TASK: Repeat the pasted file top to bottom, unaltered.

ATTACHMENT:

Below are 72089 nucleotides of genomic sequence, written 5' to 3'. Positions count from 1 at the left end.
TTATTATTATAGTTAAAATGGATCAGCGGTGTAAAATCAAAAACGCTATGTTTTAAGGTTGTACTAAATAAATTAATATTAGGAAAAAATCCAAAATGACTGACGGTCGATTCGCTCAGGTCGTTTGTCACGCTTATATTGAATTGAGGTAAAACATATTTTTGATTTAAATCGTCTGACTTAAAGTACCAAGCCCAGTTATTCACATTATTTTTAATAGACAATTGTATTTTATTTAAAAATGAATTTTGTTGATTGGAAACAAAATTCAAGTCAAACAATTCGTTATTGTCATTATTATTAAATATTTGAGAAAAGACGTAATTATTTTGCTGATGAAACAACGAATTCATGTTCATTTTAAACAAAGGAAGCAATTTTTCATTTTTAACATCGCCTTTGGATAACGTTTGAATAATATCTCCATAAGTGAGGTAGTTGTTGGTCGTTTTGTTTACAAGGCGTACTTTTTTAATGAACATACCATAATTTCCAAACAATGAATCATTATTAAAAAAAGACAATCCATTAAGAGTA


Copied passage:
Below are 72089 nucleotides of genomic sequence, written 5' to 3'. Positions count from 1 at the left end.
TTATTATTATAGTTAAAATGGATCAGCGGTGTAAAATCAAAAACGCTATGTTTTAAGGTTGTACTAAATAAATTAATATTAGGAAAAAATCCAAAATGACTGACGGTCGATTCGCTCAGGTCGTTTGTCACGCTTATATTGAATTGAGGTAAAACATATTTTTGATTTAAATCGTCTGACTTAAAGTACCAAGCCCAGTTATTCACATTATTTTTAATAGACAATTGTATTTTATTTAAAAATGAATTTTGTTGATTGGAAACAAAATTCAAGTCAAACAATTCGTTATTGTCATTATTATTAAATATTTGAGAAAAGACGTAATTATTTTGCTGATGAAACAACGAATTCATGTTCATTTTAAACAAAGGAAGCAATTTTTCATTTTTAACATCGCCTTTGGATAACGTTTGAATAATATCTCCATAAGTGAGGTAGTTGTTGGTCGTTTTGTTTACAAGGCGTACTTTTTTAATGAACATACCATAATTTCCAAACAATGAATCATTATTAAAAAAAGACAATCCATTAAGAGTA